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Kolbe House brings comfort, help to those in Cook County Jail: ‘I’m a true witness that they do help people’

Tuesday, December 31, 2019
Chicago Tribune
by Javonte Anderson

For a short time, the maximum security division in Cook County Jail felt like church.

The Rev. Pablo Perez, a Roman Catholic deacon, sat at a metal table bolted to the floor, preaching the gospel to about two dozen inmates.

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"When you receive the Lord in your life and in your hearts, he'll change and heal things that no one else could," Perez said.

Dressed in their gray jail scrubs, the detainees hovered around Perez.

They listened to his every word. Most of the men have been accused of heinous crimes, which could likely result in them spending the rest of their lives in prison if they are found guilty. And they say God’s message offers something they desperately need while they have no physical freedom —hope.

Perez works through Kolbe House, an agency of the Archdiocese of Chicago that serves incarcerated people and their families. Through ministers like Perez, Kolbe House tries to demonstrate God’s merciful love and serve all his children, even those who have committed cruel and callous crimes.

“Society (thinks of) them as monsters, because of what they’ve done or because of what they’ve been charged for,” Perez said. “But they’re human beings. They’re somebody’s sons.”

Perez is the chaplain for division 9, which holds nearly 900 inmates, according to a Cook County sheriff’s spokesman. Kolbe House was formed in the early 1980s by a group of priests, deacons and nuns who were already involved in jail ministry. The ministry was named in honor of St. Maximilian Kolbe, a Polish priest who was executed in the Nazi Auschwitz concentration camp during World War II and canonized as a Catholic martyr in 1982.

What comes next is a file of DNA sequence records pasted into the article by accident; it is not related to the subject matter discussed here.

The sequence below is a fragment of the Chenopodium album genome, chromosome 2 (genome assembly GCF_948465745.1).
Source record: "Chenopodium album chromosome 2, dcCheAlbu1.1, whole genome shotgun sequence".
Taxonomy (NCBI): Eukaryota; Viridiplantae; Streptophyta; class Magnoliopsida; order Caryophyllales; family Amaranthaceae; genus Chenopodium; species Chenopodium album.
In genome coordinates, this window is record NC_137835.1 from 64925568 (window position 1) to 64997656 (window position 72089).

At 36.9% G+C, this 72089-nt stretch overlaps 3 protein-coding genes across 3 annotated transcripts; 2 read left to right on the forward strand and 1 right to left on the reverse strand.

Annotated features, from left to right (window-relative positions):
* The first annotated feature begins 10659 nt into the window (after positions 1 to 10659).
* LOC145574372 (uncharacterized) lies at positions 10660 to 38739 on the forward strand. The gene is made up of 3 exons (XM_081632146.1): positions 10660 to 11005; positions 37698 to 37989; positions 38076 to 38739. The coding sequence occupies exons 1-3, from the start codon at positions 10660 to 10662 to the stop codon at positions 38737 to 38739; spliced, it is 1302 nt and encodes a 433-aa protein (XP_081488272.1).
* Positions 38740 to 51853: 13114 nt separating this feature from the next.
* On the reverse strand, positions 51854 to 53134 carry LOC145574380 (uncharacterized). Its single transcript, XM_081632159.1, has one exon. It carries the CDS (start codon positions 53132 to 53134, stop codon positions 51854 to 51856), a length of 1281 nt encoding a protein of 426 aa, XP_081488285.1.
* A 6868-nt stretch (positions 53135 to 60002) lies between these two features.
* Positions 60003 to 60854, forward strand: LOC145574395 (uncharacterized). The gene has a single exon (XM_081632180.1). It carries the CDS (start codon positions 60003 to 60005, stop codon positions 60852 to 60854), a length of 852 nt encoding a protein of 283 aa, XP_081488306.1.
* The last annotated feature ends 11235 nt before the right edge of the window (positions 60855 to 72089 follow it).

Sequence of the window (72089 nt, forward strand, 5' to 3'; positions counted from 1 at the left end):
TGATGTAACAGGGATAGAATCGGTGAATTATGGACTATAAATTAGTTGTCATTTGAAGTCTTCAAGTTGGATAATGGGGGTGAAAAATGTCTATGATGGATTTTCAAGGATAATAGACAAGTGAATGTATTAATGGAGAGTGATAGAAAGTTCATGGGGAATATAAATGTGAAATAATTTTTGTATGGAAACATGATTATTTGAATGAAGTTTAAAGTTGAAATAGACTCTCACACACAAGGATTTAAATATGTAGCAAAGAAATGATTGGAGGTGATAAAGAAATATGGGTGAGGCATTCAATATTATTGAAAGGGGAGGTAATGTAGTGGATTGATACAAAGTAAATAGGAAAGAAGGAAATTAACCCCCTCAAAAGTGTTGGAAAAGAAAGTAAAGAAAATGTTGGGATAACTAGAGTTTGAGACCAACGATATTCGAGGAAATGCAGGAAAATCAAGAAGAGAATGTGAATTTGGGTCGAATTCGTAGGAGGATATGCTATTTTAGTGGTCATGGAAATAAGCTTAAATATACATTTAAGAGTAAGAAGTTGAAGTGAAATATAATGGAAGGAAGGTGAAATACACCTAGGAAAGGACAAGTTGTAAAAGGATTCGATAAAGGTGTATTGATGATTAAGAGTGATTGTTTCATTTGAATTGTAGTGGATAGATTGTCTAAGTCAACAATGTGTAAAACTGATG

Kolbe House now has more than 40 people, including priests, who volunteer inside the jail. And since July 1, Kolbe House has served more than 250 people and families affected by incarceration who are not locked up, said MaryClare Birmingham, the executive director of Kolbe House.

On a recent weekday morning, when Perez entered their living quarters, he greeted the two dozen inmates one by one, with a firm handshake and eye contact.

He treats them like men, not criminals. To him, they are sinners, just like him, relying on God's grace and mercy to make it to heaven.

By forging a relationship with these men, he has helped some of them grow closer to God.

“He comes spreads the word with us,” said Paul Gomez, 42, an inmate who sees Perez once a week. “We fellowship. I just get a good sense of love and kindness from him. I’m already a believer in Christ, but he helps my faith grow strong.”

In addition to the spiritual guidance its ministers provide, Kolbe House also hosts a weekly program called “Houses of Healing,” focused on personal development and emotional healing. The program is technically a nonreligious program, but it’s a vital part of Kolbe House’s jail ministry.